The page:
The presence of a structure combining the features of a bema and a solea in the middle of the nave is most unusual. While a bema is common in churches of northern Syria, particularly in the Limestone Massif, it is for the first time ever that such a structure has been discovered this far south.
Phase III: Grand refurbishment
Subsequently the church underwent a thorough transformation. The intercolumnar spaces were blocked with solid walls and the aisle was divided into a row of regular units. Many blocks, apparently from the apse, were used in the wall fabric. Every room was approachable from the courtyard. The largest one (6.15 x 9 m) had two low piers by the walls, apparently to support an arch.
The wall blocking the intercolumnar spaces was supplemented by a row of solid piers (1.20 x 1.20 m) set at regular intervals; they were designed to support an outer staircase of some 30-32 steps leading up to a second storey rising approximately 7 m high. The presence of the second storey is corroborated by numerous fragments recovered from the fill, indicating the presence of a lime floor set on a thick, ashy mortar bedding.
The piers were positioned next to the intercolumnar wall, as if flanking the entrances. The largest span of c. 3.50 m between the second and third pier was reduced using two column shafts for additional support. It is unclear if the staircase was an arched or a post-lintel structure. The latter seems more probable, as no voussoirs were found in the debris.
The original church flagging was retained in all the units except for the courtyard, where there was a packed dirt surface, occasionally reinforced with assorted stones, roof tiles and reused flagstones.
Two wells were found in the courtyard, both with rectangular shafts of ashlars leading to wide, bell-shaped cavities. The eastern one has retained the original well head. The wells were 6.50 m deep, just as those in nearby houses N1-N2 — evident proof of a constant water table throughout antiquity and the Early Islamic period. A water conduit made of terracotta pipes ran parallel to the walls.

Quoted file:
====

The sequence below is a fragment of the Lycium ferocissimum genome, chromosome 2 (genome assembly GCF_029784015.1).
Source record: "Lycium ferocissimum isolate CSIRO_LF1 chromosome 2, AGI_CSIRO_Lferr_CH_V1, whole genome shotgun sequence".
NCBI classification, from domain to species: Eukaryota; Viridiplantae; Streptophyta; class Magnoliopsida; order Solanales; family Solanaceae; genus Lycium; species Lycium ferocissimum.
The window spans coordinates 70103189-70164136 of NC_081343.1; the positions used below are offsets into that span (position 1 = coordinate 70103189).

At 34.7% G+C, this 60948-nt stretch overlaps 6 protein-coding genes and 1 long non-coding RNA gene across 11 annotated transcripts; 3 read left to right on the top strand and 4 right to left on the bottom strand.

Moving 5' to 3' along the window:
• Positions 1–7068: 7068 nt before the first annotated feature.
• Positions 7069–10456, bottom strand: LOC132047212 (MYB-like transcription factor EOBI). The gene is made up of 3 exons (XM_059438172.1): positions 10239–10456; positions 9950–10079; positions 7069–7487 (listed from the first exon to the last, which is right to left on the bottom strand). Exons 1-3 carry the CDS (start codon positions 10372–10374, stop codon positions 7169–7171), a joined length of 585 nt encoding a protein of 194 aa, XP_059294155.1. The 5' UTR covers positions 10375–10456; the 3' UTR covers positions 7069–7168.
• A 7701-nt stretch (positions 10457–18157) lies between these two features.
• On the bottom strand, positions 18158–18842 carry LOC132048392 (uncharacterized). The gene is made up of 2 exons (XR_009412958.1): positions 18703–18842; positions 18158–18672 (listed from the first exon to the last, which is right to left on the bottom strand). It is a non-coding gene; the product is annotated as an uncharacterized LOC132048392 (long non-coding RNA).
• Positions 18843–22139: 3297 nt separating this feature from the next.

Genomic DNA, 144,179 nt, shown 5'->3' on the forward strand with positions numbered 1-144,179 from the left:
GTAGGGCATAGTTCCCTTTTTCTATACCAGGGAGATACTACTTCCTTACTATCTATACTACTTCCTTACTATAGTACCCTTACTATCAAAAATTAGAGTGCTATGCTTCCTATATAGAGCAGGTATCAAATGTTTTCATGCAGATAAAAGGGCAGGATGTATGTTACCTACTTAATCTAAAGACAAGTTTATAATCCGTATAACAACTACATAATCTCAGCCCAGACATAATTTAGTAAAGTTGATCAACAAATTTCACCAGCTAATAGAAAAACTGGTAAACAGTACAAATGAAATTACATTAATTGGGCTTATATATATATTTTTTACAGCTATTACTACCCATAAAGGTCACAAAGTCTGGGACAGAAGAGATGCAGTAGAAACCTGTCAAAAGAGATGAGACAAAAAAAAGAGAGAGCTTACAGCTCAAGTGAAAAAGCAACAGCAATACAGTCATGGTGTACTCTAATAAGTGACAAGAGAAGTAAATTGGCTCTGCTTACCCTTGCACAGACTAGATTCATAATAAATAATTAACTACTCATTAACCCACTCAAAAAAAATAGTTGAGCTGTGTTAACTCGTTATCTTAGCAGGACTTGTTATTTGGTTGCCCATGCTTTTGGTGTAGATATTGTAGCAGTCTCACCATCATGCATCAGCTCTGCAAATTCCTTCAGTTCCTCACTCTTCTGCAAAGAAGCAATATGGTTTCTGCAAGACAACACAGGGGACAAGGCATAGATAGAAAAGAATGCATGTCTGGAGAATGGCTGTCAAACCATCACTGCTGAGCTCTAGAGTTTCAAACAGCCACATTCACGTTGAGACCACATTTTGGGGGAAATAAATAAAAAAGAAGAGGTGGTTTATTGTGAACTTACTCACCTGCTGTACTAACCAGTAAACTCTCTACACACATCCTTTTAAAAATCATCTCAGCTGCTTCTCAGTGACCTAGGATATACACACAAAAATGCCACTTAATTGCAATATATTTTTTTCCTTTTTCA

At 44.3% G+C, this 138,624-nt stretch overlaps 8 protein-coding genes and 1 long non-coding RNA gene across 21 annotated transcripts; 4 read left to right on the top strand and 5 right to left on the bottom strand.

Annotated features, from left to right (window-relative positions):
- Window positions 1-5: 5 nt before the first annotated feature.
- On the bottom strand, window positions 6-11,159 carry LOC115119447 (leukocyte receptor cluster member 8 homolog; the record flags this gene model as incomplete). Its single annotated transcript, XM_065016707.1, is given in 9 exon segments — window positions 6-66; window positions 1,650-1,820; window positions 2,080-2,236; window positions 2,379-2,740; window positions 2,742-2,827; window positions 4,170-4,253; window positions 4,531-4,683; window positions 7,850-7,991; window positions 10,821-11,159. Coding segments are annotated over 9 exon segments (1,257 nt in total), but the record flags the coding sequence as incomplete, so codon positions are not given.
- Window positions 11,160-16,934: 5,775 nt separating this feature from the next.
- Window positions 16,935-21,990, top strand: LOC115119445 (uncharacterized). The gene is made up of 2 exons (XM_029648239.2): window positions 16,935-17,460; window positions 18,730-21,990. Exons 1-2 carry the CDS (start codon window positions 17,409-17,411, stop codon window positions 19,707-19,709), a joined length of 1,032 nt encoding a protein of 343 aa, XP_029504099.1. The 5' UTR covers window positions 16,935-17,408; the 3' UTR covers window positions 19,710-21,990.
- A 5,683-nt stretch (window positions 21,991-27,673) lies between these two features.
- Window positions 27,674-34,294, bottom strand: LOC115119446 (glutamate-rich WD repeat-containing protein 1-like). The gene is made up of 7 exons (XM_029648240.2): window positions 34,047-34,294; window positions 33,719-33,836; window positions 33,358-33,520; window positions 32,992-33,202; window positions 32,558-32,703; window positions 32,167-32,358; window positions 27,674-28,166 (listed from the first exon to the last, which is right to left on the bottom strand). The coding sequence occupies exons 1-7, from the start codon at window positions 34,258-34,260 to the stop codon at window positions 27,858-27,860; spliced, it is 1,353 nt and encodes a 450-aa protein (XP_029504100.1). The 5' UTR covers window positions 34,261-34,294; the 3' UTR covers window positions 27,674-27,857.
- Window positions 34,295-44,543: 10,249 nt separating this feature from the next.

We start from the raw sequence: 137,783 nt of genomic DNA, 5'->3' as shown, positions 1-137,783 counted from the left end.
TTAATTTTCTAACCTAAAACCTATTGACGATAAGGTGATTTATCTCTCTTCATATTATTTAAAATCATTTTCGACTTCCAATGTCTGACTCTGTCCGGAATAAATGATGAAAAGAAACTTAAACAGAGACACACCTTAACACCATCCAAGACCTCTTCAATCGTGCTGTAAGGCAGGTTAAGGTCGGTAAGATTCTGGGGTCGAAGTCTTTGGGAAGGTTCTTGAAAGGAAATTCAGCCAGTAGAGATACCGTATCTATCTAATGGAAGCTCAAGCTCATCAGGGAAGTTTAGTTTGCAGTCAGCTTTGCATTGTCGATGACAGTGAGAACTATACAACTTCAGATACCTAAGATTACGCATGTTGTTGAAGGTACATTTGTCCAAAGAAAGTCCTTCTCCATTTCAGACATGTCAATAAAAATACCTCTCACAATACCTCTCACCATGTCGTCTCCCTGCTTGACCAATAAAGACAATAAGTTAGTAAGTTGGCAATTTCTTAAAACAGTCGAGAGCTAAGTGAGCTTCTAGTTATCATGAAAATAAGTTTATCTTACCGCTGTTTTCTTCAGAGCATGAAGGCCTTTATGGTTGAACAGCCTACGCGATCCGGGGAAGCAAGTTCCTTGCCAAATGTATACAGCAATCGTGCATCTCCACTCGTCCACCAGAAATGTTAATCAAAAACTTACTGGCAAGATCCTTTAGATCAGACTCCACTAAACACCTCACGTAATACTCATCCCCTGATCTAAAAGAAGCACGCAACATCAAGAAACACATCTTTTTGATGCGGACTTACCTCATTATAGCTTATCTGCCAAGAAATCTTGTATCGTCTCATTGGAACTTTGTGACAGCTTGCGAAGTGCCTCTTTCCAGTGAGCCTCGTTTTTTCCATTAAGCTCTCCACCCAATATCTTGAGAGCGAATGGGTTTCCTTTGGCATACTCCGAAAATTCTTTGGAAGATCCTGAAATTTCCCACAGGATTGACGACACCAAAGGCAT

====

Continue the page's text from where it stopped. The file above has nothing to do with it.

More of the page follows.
Room 3 apparently served as a kitchen, as evidenced by four partially preserved, small, circular ovens sunk into the floor. A thick deposit of ashes and kitchen waste was found in rooms 3 and 4. At some point, room 3 was blocked with upright flagstones; so was room 4 later on.
The finds recovered from the fill: cooking ware, household utensils, grinders and tannur ovens, attest to the domestic nature of the structure in the northern aisle. It seems likely that the same plan was repeated in the southern aisle. We are dealing here apparently with a large dwelling, featuring a series of regular, but separate units grouped around a central courtyard.
This phase of occupation can be safely dated to the Early Abbasid period (9th-10th century AD) based on the pottery, glass and lamps. Apart from local domestic ceramics, the finds included numerous glazed fine wares: Early Islamic splashed wares, monochrome (yellow) glaze bowls, blue-glazed jugs and a fragment of incised steatite vessel. Of particular interest are fragments of Samarra lustre and relief wares and a sherd of Chinese celadon.
The occupation of the house ended probably with the final abandonment of the urban area enclosed within the city walls. By the end of the 10th century AD all that remained of the settlement was restricted to the temenos of the temple of Bel.
[Text based on a report by Grzegorz Majcherek]